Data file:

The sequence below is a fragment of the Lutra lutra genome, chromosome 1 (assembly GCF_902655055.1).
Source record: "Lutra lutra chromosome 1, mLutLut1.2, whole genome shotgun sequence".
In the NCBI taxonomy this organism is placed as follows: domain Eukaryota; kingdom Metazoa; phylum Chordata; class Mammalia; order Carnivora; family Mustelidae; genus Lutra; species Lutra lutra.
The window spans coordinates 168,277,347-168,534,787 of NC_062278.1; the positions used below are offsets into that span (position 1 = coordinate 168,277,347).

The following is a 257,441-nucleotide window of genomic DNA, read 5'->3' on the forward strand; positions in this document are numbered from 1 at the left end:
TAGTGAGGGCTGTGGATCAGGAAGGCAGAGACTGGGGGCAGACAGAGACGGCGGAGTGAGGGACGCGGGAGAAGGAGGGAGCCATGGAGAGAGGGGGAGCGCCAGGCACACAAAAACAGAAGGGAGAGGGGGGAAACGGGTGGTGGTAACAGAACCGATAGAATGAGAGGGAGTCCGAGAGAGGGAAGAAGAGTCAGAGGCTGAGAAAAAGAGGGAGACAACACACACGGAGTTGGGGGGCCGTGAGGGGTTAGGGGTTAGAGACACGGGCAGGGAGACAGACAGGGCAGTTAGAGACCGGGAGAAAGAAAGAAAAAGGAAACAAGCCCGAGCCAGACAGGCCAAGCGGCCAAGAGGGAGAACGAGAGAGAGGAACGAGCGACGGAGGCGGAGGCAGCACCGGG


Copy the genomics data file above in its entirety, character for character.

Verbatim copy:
The sequence below is a fragment of the Lutra lutra genome, chromosome 1 (assembly GCF_902655055.1).
Source record: "Lutra lutra chromosome 1, mLutLut1.2, whole genome shotgun sequence".
In the NCBI taxonomy this organism is placed as follows: domain Eukaryota; kingdom Metazoa; phylum Chordata; class Mammalia; order Carnivora; family Mustelidae; genus Lutra; species Lutra lutra.
The window spans coordinates 168,277,347-168,534,787 of NC_062278.1; the positions used below are offsets into that span (position 1 = coordinate 168,277,347).

The following is a 257,441-nucleotide window of genomic DNA, read 5'->3' on the forward strand; positions in this document are numbered from 1 at the left end:
TAGTGAGGGCTGTGGATCAGGAAGGCAGAGACTGGGGGCAGACAGAGACGGCGGAGTGAGGGACGCGGGAGAAGGAGGGAGCCATGGAGAGAGGGGGAGCGCCAGGCACACAAAAACAGAAGGGAGAGGGGGGAAACGGGTGGTGGTAACAGAACCGATAGAATGAGAGGGAGTCCGAGAGAGGGAAGAAGAGTCAGAGGCTGAGAAAAAGAGGGAGACAACACACACGGAGTTGGGGGGCCGTGAGGGGTTAGGGGTTAGAGACACGGGCAGGGAGACAGACAGGGCAGTTAGAGACCGGGAGAAAGAAAGAAAAAGGAAACAAGCCCGAGCCAGACAGGCCAAGCGGCCAAGAGGGAGAACGAGAGAGAGGAACGAGCGACGGAGGCGGAGGCAGCACCGGG